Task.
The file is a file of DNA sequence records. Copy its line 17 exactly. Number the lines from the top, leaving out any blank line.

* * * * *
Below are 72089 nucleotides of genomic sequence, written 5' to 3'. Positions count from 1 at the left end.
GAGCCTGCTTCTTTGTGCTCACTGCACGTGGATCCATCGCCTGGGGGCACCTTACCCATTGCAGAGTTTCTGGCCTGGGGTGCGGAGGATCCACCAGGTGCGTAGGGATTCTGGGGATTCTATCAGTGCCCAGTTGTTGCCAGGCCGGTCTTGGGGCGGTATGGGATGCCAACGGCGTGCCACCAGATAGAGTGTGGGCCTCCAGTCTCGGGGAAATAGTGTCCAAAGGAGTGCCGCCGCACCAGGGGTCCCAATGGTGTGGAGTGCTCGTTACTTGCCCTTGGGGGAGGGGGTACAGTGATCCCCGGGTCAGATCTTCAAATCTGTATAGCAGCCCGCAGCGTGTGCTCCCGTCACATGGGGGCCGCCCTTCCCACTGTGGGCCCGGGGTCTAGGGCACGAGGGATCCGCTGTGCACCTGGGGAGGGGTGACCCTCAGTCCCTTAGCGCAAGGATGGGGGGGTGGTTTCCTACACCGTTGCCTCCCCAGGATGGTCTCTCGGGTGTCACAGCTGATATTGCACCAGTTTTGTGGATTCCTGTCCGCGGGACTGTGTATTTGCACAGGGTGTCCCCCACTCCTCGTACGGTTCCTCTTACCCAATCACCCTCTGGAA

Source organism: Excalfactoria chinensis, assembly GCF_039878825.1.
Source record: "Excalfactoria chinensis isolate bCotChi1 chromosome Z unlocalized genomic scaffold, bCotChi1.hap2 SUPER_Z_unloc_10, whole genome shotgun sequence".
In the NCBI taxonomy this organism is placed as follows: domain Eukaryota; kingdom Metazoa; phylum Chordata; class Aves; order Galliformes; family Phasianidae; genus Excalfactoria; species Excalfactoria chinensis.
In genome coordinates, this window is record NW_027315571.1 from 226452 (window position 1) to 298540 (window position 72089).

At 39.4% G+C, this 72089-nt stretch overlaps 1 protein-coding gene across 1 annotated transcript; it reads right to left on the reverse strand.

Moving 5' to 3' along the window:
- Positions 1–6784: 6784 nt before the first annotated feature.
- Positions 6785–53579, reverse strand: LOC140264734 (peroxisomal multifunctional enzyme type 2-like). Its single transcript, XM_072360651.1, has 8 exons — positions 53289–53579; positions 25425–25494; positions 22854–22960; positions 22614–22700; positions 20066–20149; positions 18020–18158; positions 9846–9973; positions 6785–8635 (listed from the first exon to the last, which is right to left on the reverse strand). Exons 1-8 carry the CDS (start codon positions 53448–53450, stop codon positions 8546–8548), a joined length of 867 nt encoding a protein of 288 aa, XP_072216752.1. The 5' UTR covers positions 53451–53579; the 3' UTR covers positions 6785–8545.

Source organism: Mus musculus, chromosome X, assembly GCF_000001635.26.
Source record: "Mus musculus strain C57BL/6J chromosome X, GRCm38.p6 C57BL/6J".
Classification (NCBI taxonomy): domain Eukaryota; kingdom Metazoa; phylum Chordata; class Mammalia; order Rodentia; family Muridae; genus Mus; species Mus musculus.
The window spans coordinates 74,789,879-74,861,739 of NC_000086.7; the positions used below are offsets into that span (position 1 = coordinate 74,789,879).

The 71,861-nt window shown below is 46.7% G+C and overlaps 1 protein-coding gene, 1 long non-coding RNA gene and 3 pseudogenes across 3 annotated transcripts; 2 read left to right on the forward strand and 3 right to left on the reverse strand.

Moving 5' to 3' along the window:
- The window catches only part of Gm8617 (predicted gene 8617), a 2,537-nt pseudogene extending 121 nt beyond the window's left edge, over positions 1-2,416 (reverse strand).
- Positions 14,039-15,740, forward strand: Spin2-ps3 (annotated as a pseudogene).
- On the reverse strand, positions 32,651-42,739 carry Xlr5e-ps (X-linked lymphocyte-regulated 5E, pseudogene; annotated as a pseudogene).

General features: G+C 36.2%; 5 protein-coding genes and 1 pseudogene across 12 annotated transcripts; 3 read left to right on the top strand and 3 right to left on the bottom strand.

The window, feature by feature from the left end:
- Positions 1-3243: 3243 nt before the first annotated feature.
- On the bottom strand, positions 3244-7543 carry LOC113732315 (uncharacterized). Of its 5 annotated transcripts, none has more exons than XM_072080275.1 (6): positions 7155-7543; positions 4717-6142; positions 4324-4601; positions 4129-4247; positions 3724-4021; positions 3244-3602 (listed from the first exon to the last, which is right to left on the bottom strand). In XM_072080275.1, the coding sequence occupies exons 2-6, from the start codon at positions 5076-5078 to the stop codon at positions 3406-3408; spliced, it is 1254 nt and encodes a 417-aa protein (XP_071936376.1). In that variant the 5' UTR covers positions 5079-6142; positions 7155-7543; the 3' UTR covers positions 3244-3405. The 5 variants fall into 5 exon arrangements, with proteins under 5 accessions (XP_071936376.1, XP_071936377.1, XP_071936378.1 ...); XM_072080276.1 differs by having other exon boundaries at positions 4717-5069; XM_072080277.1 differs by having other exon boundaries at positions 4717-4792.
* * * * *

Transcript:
- The window catches only part of Gm8617 (predicted gene 8617), a 2,537-nt pseudogene extending 121 nt beyond the window's left edge, over positions 1-2,416 (reverse strand).